The UK funds industry has been digesting prime minister Theresa May’s twelve-point summary of her government’s objectives for the Brexit negotiations, which suggest Britain will leave the EU’s single market.
Despite being behind the “remain” movement before last year’s referendum, May has repeatedly said “Brexit means Brexit” and has offered the EU a “Hobson’s choice”, in the words of Henderson Global Investors.
This phrase means that the EU has to either accept or refuse what May suggested yesterday. Her aim is to have control over the amount of migrants coming to the UK but accepted this meant that access to the single market would not be possible.
David Page, senior economist at Axa Investment Managers, said that instead of access to the single market, she proposed a “comprehensive free trade agreement” between the EU and the UK with a modified customs union deal. This would allow the UK to negotiate other trade deals beyond the EU.
“This has been our expectation, but we believe that such an outcome is unlikely to prove an easy or quick process,” said Page.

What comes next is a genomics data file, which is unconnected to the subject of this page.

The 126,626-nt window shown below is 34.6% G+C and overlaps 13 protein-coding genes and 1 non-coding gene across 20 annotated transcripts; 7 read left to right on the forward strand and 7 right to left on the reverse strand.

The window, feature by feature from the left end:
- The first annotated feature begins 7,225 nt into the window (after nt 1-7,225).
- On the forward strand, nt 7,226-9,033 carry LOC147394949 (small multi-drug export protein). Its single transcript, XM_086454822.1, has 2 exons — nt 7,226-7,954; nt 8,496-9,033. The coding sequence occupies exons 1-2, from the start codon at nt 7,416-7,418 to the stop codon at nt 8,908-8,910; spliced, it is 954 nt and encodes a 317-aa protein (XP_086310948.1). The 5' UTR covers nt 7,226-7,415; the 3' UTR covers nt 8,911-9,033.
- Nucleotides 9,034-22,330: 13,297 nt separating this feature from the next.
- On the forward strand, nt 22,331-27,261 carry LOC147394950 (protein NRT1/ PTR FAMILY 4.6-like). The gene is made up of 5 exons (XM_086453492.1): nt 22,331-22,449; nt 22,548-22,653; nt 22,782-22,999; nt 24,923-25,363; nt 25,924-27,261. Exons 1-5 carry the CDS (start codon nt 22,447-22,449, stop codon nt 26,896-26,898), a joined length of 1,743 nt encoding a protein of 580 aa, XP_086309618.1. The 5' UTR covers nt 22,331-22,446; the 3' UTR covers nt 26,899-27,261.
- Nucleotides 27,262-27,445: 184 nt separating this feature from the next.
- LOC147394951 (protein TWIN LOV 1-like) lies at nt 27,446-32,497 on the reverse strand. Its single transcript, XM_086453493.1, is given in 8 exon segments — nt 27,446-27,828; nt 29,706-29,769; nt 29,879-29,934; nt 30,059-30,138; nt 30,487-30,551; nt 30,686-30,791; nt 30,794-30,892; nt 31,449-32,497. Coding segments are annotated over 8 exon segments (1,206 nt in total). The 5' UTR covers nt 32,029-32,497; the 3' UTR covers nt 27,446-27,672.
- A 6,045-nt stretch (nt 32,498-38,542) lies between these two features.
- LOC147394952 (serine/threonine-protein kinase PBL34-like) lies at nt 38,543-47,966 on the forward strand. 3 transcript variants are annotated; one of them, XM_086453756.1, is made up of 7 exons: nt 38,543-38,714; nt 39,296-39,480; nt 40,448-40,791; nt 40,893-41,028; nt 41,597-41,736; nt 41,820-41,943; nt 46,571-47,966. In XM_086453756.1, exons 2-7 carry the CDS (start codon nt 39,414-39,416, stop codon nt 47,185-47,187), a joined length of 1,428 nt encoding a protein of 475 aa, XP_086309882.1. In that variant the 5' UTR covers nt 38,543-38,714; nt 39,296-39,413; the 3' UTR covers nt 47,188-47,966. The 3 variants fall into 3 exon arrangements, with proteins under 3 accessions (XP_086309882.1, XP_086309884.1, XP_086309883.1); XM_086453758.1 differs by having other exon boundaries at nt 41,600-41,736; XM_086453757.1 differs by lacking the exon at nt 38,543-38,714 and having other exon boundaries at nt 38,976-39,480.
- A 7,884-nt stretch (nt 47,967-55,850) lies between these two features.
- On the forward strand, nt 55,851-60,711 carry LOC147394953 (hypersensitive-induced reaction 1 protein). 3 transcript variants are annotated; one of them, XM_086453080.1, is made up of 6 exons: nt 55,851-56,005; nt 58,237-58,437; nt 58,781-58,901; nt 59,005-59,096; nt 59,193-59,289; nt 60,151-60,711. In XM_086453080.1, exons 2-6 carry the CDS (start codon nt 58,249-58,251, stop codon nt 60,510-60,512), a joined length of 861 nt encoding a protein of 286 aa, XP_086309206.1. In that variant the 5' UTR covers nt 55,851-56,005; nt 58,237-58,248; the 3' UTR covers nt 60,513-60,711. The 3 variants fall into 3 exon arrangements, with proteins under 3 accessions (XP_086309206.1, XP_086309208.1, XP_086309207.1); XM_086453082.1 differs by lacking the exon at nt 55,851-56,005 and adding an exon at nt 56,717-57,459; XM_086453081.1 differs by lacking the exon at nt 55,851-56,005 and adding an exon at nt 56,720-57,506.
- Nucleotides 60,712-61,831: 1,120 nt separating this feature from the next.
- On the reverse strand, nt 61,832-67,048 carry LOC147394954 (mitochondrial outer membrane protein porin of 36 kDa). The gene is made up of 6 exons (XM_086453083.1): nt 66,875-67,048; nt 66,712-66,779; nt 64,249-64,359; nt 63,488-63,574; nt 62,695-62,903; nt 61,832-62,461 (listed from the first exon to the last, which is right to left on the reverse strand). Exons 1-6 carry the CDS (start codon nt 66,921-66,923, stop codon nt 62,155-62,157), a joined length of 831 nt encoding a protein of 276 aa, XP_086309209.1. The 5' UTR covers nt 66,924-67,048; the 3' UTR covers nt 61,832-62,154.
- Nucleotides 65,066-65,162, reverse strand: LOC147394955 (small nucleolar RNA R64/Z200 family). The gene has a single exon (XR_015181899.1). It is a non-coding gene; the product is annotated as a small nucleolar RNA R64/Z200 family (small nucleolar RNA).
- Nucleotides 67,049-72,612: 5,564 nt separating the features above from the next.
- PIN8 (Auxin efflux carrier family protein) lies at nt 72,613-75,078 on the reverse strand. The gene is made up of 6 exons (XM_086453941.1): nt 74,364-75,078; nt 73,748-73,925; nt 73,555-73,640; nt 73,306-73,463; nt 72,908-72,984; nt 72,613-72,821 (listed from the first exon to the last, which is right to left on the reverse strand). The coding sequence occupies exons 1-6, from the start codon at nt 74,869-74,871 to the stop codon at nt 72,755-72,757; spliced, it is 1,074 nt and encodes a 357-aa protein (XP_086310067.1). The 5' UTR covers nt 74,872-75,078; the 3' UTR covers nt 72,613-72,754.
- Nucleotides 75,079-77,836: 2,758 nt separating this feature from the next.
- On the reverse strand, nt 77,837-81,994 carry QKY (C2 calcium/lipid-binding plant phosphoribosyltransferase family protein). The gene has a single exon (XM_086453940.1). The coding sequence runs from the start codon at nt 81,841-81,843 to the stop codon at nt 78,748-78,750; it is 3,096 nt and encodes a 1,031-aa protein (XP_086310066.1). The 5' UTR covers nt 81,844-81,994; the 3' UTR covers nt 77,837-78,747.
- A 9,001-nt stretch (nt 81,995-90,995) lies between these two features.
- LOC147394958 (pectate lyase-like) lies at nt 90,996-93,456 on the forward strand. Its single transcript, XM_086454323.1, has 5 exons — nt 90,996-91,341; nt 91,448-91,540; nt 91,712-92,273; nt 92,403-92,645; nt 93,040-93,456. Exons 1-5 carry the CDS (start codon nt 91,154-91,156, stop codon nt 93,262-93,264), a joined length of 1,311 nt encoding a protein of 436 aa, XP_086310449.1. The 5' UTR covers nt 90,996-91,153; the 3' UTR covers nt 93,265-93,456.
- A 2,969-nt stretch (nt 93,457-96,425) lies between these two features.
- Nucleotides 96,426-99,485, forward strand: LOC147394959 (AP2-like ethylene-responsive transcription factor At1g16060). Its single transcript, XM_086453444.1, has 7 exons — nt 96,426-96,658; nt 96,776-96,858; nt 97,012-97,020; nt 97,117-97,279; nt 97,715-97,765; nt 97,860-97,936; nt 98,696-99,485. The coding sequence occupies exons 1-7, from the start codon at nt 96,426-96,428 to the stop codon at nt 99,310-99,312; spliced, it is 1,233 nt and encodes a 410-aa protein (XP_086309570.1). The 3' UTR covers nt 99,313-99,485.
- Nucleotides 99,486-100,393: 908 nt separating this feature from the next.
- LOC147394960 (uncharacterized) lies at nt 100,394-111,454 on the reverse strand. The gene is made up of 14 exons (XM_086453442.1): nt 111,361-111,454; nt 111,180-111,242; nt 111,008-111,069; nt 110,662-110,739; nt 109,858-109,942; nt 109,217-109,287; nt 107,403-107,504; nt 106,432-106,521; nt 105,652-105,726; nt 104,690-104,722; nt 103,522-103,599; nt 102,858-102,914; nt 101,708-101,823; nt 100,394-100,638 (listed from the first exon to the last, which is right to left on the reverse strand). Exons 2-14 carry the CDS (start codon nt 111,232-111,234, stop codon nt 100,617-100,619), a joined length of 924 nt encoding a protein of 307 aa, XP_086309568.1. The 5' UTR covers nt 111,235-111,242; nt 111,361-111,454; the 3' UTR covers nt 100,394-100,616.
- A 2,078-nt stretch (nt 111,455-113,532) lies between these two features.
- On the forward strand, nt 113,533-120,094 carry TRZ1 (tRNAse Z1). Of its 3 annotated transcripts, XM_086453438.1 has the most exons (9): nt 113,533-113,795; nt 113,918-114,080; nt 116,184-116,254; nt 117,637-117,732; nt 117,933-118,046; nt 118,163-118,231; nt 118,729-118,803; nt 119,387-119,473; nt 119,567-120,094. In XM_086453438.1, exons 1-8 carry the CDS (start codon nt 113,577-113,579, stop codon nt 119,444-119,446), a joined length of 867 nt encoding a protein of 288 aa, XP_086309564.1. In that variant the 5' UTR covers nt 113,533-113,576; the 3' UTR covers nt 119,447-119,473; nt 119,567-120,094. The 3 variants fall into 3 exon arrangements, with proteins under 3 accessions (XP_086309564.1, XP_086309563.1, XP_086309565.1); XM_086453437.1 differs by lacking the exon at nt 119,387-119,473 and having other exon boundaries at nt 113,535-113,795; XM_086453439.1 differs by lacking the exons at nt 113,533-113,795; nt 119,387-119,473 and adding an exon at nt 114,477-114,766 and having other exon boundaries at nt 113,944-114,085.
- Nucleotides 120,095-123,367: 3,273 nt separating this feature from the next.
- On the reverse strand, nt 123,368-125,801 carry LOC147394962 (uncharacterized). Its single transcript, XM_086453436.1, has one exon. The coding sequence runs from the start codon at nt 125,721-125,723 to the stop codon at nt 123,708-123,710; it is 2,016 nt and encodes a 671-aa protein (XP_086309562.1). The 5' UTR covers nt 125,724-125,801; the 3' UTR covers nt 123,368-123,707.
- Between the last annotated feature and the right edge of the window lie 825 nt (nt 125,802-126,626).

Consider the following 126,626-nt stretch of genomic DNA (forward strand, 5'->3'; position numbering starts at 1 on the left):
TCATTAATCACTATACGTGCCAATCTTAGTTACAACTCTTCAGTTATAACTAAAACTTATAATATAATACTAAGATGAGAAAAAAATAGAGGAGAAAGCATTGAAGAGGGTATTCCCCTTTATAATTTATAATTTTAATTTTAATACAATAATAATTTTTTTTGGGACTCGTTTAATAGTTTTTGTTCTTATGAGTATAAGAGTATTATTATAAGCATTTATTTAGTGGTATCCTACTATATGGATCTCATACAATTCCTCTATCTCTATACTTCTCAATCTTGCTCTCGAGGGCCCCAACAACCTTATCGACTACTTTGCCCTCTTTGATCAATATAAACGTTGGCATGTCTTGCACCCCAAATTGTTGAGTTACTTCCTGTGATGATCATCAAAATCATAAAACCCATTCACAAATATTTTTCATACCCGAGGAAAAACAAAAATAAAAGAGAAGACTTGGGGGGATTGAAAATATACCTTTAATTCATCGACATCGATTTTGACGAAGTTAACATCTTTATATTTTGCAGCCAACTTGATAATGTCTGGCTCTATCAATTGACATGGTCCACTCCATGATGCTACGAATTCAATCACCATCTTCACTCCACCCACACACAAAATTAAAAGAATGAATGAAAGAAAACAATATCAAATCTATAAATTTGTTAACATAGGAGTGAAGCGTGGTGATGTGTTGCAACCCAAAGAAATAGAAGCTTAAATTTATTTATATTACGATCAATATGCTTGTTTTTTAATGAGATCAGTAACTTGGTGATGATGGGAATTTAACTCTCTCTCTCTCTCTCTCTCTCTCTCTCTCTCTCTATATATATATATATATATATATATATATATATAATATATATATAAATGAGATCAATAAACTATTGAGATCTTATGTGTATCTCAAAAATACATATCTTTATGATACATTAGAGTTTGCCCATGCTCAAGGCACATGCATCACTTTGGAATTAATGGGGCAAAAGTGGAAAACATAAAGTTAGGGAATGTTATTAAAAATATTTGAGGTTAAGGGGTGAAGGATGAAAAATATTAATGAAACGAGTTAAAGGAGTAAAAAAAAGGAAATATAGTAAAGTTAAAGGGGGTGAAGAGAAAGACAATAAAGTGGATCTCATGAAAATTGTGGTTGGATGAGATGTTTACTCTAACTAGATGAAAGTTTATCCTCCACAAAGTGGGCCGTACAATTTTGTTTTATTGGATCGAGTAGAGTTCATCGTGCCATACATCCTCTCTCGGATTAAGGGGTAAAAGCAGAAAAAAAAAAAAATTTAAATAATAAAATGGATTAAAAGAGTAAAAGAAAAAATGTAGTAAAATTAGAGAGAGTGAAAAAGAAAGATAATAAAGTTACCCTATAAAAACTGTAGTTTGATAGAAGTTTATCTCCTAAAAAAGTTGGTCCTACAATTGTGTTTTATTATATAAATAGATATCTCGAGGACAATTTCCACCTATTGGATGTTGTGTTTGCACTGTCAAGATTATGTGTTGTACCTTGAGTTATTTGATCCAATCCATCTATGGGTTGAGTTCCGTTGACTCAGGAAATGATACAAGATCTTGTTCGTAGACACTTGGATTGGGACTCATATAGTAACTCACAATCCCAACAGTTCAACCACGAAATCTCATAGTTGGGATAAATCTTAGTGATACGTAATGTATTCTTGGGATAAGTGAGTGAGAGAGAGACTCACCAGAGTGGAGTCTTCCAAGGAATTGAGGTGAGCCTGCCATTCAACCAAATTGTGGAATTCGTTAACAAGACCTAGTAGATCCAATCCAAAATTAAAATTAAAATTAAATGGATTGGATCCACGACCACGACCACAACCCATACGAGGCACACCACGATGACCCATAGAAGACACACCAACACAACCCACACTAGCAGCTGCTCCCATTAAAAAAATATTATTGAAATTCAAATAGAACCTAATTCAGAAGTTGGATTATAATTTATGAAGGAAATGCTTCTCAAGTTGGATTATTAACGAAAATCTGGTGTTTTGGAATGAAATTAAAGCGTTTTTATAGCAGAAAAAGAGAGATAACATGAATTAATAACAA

Chris Cummings, chief executive of the Investment Association, was more positive about May’s plans.
"We welcome the prime minister's speech on Brexit, setting out the importance of avoiding a cliff-edge for financial services being provided to clients in the EU, and ensuring a pragmatic implementation period for the new trade deal with the EU,” said Cummings.
The Wealth Management Association, whose members look after £825 billion (€943.4 billion) of individuals’ investments in the UK, also welcomed May’s commitment to a “phased process of implementation” for key industries.
However, Henderson sounded a cautious note by saying the negotiations were likely to take place against a backdrop of rising inflation and negative real wage growth. “As a result, we remain cautious on the outlook for sterling and the UK consumer,” said the firm in a statement.
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